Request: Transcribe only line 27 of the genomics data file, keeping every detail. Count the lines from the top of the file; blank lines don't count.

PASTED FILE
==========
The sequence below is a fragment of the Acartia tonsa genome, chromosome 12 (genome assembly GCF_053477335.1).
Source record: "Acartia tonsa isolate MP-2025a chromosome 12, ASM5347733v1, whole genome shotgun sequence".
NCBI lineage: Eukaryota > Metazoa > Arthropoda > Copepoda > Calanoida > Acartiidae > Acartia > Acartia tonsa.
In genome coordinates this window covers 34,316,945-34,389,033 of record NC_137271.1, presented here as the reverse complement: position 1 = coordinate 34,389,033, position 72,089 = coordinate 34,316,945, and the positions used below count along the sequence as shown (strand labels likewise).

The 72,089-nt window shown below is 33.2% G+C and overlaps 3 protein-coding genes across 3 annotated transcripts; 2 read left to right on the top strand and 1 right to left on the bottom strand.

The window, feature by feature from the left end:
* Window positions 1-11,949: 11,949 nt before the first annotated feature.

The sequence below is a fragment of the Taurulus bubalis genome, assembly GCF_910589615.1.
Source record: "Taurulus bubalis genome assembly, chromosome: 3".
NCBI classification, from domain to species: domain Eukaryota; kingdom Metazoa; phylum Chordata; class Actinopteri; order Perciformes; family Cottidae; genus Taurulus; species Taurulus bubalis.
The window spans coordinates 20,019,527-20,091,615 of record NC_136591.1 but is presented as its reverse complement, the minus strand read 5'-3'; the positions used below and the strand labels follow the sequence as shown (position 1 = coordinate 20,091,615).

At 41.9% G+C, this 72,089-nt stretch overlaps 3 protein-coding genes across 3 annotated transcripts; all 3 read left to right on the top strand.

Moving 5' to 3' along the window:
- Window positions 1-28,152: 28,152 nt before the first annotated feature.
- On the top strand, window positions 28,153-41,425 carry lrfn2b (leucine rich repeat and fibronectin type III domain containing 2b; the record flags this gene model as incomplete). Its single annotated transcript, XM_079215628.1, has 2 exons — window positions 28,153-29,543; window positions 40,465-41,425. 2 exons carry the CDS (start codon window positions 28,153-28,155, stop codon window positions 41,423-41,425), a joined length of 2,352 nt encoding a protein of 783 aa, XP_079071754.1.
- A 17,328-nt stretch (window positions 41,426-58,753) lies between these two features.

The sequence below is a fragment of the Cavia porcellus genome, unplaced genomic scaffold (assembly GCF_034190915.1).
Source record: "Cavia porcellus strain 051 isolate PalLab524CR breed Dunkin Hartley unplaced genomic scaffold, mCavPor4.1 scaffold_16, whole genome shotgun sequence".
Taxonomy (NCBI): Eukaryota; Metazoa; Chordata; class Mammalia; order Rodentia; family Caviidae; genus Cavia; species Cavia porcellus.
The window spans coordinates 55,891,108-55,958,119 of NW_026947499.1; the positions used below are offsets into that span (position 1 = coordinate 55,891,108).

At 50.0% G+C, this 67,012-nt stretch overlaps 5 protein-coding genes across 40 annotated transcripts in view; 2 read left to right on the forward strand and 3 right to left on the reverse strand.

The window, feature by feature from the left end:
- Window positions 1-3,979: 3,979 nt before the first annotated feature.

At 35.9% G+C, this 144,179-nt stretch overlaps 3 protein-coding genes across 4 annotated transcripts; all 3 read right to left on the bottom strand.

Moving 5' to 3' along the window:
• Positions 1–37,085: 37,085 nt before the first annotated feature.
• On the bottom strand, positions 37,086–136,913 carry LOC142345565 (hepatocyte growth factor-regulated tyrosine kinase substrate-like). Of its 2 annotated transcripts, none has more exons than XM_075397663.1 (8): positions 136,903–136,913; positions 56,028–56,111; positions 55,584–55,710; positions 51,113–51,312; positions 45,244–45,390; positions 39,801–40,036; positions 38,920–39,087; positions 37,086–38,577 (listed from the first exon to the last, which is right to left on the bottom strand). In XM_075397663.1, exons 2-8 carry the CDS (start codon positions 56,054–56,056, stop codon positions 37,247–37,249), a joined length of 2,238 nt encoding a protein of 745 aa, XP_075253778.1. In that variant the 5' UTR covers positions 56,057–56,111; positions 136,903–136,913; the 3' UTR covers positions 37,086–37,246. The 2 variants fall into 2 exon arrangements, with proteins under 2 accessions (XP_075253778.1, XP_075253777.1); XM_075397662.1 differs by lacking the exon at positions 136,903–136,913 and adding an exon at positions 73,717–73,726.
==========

• On the bottom strand, positions 37,086–136,913 carry LOC142345565 (hepatocyte growth factor-regulated tyrosine kinase substrate-like). Of its 2 annotated transcripts, none has more exons than XM_075397663.1 (8): positions 136,903–136,913; positions 56,028–56,111; positions 55,584–55,710; positions 51,113–51,312; positions 45,244–45,390; positions 39,801–40,036; positions 38,920–39,087; positions 37,086–38,577 (listed from the first exon to the last, which is right to left on the bottom strand). In XM_075397663.1, exons 2-8 carry the CDS (start codon positions 56,054–56,056, stop codon positions 37,247–37,249), a joined length of 2,238 nt encoding a protein of 745 aa, XP_075253778.1. In that variant the 5' UTR covers positions 56,057–56,111; positions 136,903–136,913; the 3' UTR covers positions 37,086–37,246. The 2 variants fall into 2 exon arrangements, with proteins under 2 accessions (XP_075253778.1, XP_075253777.1); XM_075397662.1 differs by lacking the exon at positions 136,903–136,913 and adding an exon at positions 73,717–73,726.